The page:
Choose two additional standards to complete and submit to your reader no later than Seminar #3. The same faculty member will respond electronically.
Fourth due date: Three (3) Additional Standards, along with revisions to previous standards.
Choose three additional standards to complete and submit to your reader no later than Seminar #4. The same faculty member will respond electronically.
Final due date: Final two (2) Standards, along with revisions to previous standards.
As faculty need time to review your standards prior to the final seminar, this deadline does not coincide with the last Seminar date. Hence, you will need to plan ahead and find a way to deliver or have someone else deliver these final standards to your reader.
Reading Day: Final revisions due to your faculty reader.
A FINAL NOTE: At first, the portfolio task may seem overwhelming; and it will be if you do not lay out a systematic plan for completing it. Therefore, it is important to begin work on it immediately. Previous student teachers have this advice for you:
a) Start immediately.
b) Make good use of the time you have at the beginning of student teaching placement. Identify what artifacts and particular indicators you plan to use in your portfolio.
c) Set for yourself a goal to complete one standard every week.
d) Be a model of organization. Keep everything related to your planning, preparation, and teaching. Start by organizing materials from courses and experiences prior to student teaching.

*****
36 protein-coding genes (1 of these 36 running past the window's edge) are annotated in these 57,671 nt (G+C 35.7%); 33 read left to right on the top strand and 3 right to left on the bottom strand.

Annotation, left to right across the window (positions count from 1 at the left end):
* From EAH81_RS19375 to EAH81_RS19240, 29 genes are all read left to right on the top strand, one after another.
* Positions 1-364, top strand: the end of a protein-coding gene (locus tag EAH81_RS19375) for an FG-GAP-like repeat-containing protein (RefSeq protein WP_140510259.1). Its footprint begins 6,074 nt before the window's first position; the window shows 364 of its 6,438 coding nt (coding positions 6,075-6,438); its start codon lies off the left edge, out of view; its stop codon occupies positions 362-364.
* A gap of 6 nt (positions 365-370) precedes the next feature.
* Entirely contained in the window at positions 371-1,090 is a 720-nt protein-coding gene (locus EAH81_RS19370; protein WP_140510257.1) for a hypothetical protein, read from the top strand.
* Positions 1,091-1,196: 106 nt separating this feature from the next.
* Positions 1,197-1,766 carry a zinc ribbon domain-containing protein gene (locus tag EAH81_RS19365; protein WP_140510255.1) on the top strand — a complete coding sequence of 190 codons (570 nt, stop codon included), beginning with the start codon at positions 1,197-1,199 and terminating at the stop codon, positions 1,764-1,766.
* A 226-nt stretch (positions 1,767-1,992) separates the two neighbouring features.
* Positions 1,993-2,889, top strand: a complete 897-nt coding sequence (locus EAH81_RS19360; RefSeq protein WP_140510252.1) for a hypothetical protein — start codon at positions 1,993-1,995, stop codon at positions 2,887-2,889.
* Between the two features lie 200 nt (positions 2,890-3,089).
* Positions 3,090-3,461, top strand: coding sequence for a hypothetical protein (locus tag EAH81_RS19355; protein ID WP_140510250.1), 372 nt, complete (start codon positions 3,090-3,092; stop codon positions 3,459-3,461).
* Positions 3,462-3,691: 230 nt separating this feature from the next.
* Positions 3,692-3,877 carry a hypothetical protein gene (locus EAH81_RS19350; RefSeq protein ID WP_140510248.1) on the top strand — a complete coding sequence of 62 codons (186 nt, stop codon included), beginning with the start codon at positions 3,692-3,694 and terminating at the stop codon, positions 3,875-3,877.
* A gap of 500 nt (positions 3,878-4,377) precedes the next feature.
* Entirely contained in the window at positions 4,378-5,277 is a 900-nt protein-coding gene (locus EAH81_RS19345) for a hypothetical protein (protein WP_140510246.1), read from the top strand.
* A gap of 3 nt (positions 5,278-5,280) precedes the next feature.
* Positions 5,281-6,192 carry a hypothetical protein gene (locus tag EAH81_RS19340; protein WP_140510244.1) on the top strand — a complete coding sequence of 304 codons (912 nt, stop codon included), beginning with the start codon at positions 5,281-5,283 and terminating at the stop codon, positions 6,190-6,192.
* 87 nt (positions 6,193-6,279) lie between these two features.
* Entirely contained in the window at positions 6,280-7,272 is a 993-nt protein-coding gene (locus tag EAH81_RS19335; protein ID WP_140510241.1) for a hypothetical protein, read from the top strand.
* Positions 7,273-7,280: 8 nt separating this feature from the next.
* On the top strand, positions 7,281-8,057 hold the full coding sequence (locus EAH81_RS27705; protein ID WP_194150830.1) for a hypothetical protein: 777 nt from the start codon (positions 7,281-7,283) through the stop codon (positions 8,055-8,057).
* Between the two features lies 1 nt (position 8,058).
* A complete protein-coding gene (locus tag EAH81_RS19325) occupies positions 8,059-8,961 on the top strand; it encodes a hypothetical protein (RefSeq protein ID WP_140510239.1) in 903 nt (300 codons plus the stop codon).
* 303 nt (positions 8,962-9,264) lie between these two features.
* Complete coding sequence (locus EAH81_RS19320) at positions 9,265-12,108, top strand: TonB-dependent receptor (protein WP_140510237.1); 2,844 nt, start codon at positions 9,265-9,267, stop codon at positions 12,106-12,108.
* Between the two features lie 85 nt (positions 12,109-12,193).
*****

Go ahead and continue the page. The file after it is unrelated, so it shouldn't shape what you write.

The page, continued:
Remember, you have either already created your artifacts in previous program experiences or you will be creating them for your student teaching experience. For your first standard, you may want to choose one for which you believe you already have some evidence from previous experiences in your teacher education program. Study the standards and their indicators now (as soon as you read this); list the evidence you would like to use for each standard; link the evidence to a particular indicator for that standard; make a plan for when you will complete each piece of evidence, rationale, and reflection. Relate this plan to your teaching schedule.
You are reminded to write in “first person.” Your “voice” should reveal to the reader your beliefs, practices, experiences, passions, feelings, etc. The portfolio experience will help you 1) clarify your beliefs about students, learning, and teaching, 2) identify how you practice those beliefs, and 3) explain those beliefs and practices to others (including prospective employers).
Score sheet for portfolio used by faculty
PORTFOLIO IN-HOUSE COVER SHEET
This cover sheet should accompany the submission of your first portfolio standard. The information will assist your reader in returning your portfolio and/or contacting you with questions concerning your portfolio.
Your Email address
Phone # where you can be reached
Your Student Teaching Supervisor
Supervisor’s Phone #
1st Student Teaching Placement
School & District
2nd Student Teaching Placement
School & District
Best Method for Returning Portfolio Standards (in addition to email correspondence)
My College Supervisor has agreed to bring my portfolio to me (info is listed above).
I can pick it up at the Department Office and will contact my Reader about when.
The following individual has my permission to pick it up at the Department Office and will contact my Reader about when.